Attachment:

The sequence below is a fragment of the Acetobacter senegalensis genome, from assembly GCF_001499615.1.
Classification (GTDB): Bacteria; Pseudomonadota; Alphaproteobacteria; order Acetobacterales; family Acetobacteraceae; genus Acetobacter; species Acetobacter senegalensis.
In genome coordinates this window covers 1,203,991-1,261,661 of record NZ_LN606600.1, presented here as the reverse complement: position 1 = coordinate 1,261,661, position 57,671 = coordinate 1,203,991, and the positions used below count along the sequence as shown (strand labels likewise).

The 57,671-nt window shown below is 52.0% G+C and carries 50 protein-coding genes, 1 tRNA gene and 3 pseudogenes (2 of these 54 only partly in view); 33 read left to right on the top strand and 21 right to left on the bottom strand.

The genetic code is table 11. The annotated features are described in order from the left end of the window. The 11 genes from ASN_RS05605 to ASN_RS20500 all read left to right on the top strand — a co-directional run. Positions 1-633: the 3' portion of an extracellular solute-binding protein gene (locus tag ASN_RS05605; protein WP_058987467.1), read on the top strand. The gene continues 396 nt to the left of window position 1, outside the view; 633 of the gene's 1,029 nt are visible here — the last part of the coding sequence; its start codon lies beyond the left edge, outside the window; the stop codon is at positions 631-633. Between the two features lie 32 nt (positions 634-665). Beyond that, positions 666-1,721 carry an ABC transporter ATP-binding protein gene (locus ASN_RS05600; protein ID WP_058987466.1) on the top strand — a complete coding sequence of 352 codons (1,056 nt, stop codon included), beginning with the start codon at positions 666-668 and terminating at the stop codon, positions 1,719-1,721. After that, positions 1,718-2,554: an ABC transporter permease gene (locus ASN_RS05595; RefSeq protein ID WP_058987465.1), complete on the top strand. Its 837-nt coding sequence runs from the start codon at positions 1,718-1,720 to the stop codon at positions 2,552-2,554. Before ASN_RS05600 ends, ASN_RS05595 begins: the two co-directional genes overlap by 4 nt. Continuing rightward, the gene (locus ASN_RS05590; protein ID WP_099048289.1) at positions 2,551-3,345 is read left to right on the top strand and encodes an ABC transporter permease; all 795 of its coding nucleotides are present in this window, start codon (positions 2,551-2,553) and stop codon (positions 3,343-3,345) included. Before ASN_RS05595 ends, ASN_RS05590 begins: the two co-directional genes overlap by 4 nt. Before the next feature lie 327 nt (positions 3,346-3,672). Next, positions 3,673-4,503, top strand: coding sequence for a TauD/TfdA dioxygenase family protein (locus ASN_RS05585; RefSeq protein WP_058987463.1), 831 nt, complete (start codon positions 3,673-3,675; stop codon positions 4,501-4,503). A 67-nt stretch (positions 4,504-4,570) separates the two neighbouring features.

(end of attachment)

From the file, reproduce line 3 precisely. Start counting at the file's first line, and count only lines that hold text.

In genome coordinates this window covers 1,203,991-1,261,661 of record NZ_LN606600.1, presented here as the reverse complement: position 1 = coordinate 1,261,661, position 57,671 = coordinate 1,203,991, and the positions used below count along the sequence as shown (strand labels likewise).